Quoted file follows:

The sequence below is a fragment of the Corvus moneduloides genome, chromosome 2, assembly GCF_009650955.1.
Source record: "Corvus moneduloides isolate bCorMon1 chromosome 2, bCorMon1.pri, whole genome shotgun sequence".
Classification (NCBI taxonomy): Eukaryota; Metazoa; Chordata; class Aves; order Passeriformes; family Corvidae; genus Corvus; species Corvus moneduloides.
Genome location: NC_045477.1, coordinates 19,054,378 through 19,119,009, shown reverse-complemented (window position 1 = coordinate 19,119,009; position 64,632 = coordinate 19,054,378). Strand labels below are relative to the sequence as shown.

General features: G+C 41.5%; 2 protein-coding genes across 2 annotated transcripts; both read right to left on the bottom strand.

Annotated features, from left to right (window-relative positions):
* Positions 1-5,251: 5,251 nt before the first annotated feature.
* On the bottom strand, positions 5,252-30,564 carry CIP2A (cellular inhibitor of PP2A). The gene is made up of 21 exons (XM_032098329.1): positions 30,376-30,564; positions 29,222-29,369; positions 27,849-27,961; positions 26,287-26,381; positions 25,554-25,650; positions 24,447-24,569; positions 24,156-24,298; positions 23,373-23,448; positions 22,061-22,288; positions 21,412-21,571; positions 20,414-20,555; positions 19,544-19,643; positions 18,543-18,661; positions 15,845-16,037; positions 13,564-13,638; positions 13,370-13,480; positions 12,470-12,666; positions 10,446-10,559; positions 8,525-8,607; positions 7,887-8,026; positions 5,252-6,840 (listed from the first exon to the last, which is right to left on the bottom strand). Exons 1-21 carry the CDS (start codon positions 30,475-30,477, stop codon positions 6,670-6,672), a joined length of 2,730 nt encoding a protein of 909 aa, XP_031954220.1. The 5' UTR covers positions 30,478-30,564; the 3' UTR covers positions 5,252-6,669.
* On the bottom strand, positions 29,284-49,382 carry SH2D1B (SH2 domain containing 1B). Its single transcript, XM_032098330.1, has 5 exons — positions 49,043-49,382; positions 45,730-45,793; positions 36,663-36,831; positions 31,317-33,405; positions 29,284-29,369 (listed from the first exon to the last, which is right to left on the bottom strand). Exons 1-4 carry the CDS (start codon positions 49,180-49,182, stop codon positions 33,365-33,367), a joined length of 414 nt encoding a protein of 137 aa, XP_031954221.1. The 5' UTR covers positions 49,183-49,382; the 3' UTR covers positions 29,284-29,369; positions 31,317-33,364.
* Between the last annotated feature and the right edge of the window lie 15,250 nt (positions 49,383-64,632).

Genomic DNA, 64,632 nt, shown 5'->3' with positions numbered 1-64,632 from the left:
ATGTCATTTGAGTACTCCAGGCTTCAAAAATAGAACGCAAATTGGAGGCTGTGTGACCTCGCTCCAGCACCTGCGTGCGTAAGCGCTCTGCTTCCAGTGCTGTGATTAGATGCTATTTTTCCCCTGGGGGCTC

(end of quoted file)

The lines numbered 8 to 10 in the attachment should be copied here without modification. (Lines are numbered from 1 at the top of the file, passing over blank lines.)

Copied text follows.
* On the bottom strand, positions 5,252-30,564 carry CIP2A (cellular inhibitor of PP2A). The gene is made up of 21 exons (XM_032098329.1): positions 30,376-30,564; positions 29,222-29,369; positions 27,849-27,961; positions 26,287-26,381; positions 25,554-25,650; positions 24,447-24,569; positions 24,156-24,298; positions 23,373-23,448; positions 22,061-22,288; positions 21,412-21,571; positions 20,414-20,555; positions 19,544-19,643; positions 18,543-18,661; positions 15,845-16,037; positions 13,564-13,638; positions 13,370-13,480; positions 12,470-12,666; positions 10,446-10,559; positions 8,525-8,607; positions 7,887-8,026; positions 5,252-6,840 (listed from the first exon to the last, which is right to left on the bottom strand). Exons 1-21 carry the CDS (start codon positions 30,475-30,477, stop codon positions 6,670-6,672), a joined length of 2,730 nt encoding a protein of 909 aa, XP_031954220.1. The 5' UTR covers positions 30,478-30,564; the 3' UTR covers positions 5,252-6,669.
* On the bottom strand, positions 29,284-49,382 carry SH2D1B (SH2 domain containing 1B). Its single transcript, XM_032098330.1, has 5 exons — positions 49,043-49,382; positions 45,730-45,793; positions 36,663-36,831; positions 31,317-33,405; positions 29,284-29,369 (listed from the first exon to the last, which is right to left on the bottom strand). Exons 1-4 carry the CDS (start codon positions 49,180-49,182, stop codon positions 33,365-33,367), a joined length of 414 nt encoding a protein of 137 aa, XP_031954221.1. The 5' UTR covers positions 49,183-49,382; the 3' UTR covers positions 29,284-29,369; positions 31,317-33,364.
* Between the last annotated feature and the right edge of the window lie 15,250 nt (positions 49,383-64,632).